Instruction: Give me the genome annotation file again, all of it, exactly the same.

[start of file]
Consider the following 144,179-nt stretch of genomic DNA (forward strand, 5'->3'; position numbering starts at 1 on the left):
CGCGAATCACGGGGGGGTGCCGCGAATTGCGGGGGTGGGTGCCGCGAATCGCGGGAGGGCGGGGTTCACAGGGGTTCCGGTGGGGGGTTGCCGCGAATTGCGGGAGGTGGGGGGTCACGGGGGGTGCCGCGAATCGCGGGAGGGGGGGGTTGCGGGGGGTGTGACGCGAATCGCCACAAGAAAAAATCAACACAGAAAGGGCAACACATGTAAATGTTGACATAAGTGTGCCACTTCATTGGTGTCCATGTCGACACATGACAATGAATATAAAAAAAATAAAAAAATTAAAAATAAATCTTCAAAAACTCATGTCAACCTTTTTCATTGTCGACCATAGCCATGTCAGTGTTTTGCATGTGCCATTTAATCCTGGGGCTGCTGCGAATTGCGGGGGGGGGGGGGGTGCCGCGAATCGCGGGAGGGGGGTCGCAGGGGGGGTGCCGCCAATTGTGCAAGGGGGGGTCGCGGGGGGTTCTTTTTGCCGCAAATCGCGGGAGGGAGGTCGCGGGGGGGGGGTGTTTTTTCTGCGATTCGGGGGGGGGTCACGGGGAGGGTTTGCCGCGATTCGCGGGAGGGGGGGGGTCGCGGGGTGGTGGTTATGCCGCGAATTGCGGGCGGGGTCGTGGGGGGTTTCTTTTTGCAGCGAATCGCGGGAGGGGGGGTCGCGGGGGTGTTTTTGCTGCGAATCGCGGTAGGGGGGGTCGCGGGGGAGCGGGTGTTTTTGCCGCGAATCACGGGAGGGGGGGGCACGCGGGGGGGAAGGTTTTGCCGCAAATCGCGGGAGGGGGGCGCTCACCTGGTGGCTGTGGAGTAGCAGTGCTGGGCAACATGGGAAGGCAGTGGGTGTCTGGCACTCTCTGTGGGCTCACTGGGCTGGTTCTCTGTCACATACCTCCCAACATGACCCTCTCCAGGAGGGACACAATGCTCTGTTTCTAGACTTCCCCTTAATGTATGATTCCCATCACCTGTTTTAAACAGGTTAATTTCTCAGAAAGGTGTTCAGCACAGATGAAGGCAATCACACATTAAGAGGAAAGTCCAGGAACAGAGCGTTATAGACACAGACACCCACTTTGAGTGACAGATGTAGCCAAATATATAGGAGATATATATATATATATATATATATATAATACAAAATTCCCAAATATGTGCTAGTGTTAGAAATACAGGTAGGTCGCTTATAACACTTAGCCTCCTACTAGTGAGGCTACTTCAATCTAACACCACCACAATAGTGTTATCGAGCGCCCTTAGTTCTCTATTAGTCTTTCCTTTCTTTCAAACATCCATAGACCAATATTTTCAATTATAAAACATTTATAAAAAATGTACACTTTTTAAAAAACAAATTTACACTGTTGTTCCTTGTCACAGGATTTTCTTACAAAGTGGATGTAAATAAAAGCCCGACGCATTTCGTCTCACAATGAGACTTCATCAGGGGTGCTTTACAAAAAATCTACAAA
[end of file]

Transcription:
Consider the following 144,179-nt stretch of genomic DNA (forward strand, 5'->3'; position numbering starts at 1 on the left):
CGCGAATCACGGGGGGGTGCCGCGAATTGCGGGGGTGGGTGCCGCGAATCGCGGGAGGGCGGGGTTCACAGGGGTTCCGGTGGGGGGTTGCCGCGAATTGCGGGAGGTGGGGGGTCACGGGGGGTGCCGCGAATCGCGGGAGGGGGGGGTTGCGGGGGGTGTGACGCGAATCGCCACAAGAAAAAATCAACACAGAAAGGGCAACACATGTAAATGTTGACATAAGTGTGCCACTTCATTGGTGTCCATGTCGACACATGACAATGAATATAAAAAAAATAAAAAAATTAAAAATAAATCTTCAAAAACTCATGTCAACCTTTTTCATTGTCGACCATAGCCATGTCAGTGTTTTGCATGTGCCATTTAATCCTGGGGCTGCTGCGAATTGCGGGGGGGGGGGGGGTGCCGCGAATCGCGGGAGGGGGGTCGCAGGGGGGGTGCCGCCAATTGTGCAAGGGGGGGTCGCGGGGGGTTCTTTTTGCCGCAAATCGCGGGAGGGAGGTCGCGGGGGGGGGGTGTTTTTTCTGCGATTCGGGGGGGGGTCACGGGGAGGGTTTGCCGCGATTCGCGGGAGGGGGGGGGTCGCGGGGTGGTGGTTATGCCGCGAATTGCGGGCGGGGTCGTGGGGGGTTTCTTTTTGCAGCGAATCGCGGGAGGGGGGGTCGCGGGGGTGTTTTTGCTGCGAATCGCGGTAGGGGGGGTCGCGGGGGAGCGGGTGTTTTTGCCGCGAATCACGGGAGGGGGGGGCACGCGGGGGGGAAGGTTTTGCCGCAAATCGCGGGAGGGGGGCGCTCACCTGGTGGCTGTGGAGTAGCAGTGCTGGGCAACATGGGAAGGCAGTGGGTGTCTGGCACTCTCTGTGGGCTCACTGGGCTGGTTCTCTGTCACATACCTCCCAACATGACCCTCTCCAGGAGGGACACAATGCTCTGTTTCTAGACTTCCCCTTAATGTATGATTCCCATCACCTGTTTTAAACAGGTTAATTTCTCAGAAAGGTGTTCAGCACAGATGAAGGCAATCACACATTAAGAGGAAAGTCCAGGAACAGAGCGTTATAGACACAGACACCCACTTTGAGTGACAGATGTAGCCAAATATATAGGAGATATATATATATATATATATATATATAATACAAAATTCCCAAATATGTGCTAGTGTTAGAAATACAGGTAGGTCGCTTATAACACTTAGCCTCCTACTAGTGAGGCTACTTCAATCTAACACCACCACAATAGTGTTATCGAGCGCCCTTAGTTCTCTATTAGTCTTTCCTTTCTTTCAAACATCCATAGACCAATATTTTCAATTATAAAACATTTATAAAAAATGTACACTTTTTAAAAAACAAATTTACACTGTTGTTCCTTGTCACAGGATTTTCTTACAAAGTGGATGTAAATAAAAGCCCGACGCATTTCGTCTCACAATGAGACTTCATCAGGGGTGCTTTACAAAAAATCTACAAA